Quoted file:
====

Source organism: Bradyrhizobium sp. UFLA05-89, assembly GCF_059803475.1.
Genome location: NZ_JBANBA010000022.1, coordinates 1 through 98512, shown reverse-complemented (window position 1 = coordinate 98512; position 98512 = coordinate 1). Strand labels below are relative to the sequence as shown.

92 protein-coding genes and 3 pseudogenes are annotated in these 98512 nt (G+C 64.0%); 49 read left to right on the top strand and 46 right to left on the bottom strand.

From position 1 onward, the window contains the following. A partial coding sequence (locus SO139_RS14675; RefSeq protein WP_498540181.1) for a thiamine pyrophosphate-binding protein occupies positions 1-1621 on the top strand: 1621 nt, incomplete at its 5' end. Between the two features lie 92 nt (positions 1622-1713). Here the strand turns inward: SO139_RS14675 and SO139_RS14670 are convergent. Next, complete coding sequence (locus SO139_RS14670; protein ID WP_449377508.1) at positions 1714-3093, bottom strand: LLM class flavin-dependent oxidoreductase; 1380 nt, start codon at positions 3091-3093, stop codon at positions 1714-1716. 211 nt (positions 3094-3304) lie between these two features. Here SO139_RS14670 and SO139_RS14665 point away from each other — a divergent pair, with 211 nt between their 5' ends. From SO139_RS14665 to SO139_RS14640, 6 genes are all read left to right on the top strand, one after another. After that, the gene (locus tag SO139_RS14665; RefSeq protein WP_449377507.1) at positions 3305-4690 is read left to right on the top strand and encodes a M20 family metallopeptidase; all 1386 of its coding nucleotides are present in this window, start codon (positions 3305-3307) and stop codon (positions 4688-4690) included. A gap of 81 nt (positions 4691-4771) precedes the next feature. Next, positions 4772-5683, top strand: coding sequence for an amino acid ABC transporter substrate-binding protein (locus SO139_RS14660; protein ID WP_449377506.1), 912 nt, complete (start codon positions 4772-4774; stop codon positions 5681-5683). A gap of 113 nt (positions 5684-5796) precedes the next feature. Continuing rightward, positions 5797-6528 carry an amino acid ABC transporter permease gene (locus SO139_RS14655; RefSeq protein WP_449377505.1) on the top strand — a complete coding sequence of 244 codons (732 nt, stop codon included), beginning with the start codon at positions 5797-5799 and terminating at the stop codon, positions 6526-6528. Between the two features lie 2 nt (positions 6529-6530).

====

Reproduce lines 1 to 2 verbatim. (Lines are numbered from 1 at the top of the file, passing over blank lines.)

Source organism: Bradyrhizobium sp. UFLA05-89, assembly GCF_059803475.1.
Genome location: NZ_JBANBA010000022.1, coordinates 1 through 98512, shown reverse-complemented (window position 1 = coordinate 98512; position 98512 = coordinate 1). Strand labels below are relative to the sequence as shown.